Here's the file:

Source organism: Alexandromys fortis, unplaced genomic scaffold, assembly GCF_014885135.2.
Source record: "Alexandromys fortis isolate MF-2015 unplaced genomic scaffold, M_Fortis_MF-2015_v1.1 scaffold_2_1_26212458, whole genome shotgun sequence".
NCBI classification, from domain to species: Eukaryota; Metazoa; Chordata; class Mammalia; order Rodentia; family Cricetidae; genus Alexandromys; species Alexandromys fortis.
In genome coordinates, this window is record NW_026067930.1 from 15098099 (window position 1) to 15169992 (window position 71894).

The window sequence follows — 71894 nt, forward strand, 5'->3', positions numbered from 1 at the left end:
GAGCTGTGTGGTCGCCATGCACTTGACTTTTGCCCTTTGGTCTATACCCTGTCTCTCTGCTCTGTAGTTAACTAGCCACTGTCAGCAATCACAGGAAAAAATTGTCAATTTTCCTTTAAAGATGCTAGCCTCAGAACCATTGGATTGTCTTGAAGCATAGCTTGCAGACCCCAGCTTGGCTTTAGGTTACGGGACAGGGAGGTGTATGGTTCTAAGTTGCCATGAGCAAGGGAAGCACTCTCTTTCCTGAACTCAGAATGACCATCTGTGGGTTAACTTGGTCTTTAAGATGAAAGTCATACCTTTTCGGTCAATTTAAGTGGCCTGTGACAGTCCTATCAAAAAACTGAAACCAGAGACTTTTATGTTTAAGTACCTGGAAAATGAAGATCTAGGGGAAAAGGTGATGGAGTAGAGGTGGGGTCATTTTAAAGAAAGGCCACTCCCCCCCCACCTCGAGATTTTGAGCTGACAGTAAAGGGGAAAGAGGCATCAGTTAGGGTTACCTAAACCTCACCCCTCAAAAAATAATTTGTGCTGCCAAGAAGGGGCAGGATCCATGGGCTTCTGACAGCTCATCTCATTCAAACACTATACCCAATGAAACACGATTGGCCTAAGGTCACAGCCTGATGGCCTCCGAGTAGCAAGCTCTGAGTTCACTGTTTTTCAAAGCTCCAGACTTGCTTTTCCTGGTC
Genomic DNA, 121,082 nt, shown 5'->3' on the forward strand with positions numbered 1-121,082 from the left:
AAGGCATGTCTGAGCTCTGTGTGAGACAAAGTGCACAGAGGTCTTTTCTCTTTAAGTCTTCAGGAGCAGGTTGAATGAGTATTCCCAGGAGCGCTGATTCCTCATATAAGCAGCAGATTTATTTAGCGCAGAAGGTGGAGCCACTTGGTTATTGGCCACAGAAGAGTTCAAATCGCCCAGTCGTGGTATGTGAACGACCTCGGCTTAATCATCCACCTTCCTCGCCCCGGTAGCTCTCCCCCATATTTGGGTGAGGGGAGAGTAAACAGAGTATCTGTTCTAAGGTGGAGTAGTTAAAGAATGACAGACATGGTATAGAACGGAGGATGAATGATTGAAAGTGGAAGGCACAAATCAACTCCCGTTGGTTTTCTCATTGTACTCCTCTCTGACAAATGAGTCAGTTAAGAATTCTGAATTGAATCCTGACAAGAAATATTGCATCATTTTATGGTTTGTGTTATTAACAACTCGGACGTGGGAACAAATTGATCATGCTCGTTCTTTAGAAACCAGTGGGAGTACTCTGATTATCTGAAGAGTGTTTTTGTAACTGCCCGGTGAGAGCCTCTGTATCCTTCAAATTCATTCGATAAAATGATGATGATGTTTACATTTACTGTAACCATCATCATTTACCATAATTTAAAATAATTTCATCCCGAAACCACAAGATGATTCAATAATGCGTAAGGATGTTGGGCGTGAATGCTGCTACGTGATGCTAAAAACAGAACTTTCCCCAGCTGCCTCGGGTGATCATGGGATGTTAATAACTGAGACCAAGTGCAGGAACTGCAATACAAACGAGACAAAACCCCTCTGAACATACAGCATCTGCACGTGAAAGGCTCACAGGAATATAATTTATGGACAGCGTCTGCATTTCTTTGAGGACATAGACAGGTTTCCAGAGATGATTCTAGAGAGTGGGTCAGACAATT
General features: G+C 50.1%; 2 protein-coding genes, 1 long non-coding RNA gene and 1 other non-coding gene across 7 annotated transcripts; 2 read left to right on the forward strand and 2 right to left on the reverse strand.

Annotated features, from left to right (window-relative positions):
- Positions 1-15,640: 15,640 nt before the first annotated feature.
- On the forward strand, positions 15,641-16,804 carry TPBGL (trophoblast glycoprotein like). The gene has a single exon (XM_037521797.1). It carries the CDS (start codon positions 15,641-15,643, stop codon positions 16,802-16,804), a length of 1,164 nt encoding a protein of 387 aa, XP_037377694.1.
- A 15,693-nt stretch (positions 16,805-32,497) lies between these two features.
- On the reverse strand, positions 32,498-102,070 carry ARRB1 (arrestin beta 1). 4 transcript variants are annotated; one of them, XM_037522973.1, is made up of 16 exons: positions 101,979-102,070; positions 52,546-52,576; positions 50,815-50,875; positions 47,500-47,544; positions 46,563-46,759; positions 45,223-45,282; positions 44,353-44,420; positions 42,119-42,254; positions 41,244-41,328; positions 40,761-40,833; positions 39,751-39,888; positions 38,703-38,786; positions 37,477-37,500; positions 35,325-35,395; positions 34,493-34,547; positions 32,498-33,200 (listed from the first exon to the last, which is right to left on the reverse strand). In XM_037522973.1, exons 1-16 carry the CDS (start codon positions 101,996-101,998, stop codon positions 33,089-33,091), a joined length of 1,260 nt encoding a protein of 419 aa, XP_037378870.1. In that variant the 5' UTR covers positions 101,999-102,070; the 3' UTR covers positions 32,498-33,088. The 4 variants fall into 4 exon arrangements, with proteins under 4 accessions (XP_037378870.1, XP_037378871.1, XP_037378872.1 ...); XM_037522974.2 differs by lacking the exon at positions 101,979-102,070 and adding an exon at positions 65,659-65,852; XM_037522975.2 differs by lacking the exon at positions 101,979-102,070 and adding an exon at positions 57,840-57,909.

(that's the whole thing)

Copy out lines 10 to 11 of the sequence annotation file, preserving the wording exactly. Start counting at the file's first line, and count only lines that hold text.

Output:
Annotated features, from left to right (window-relative positions):
- Positions 1-15,640: 15,640 nt before the first annotated feature.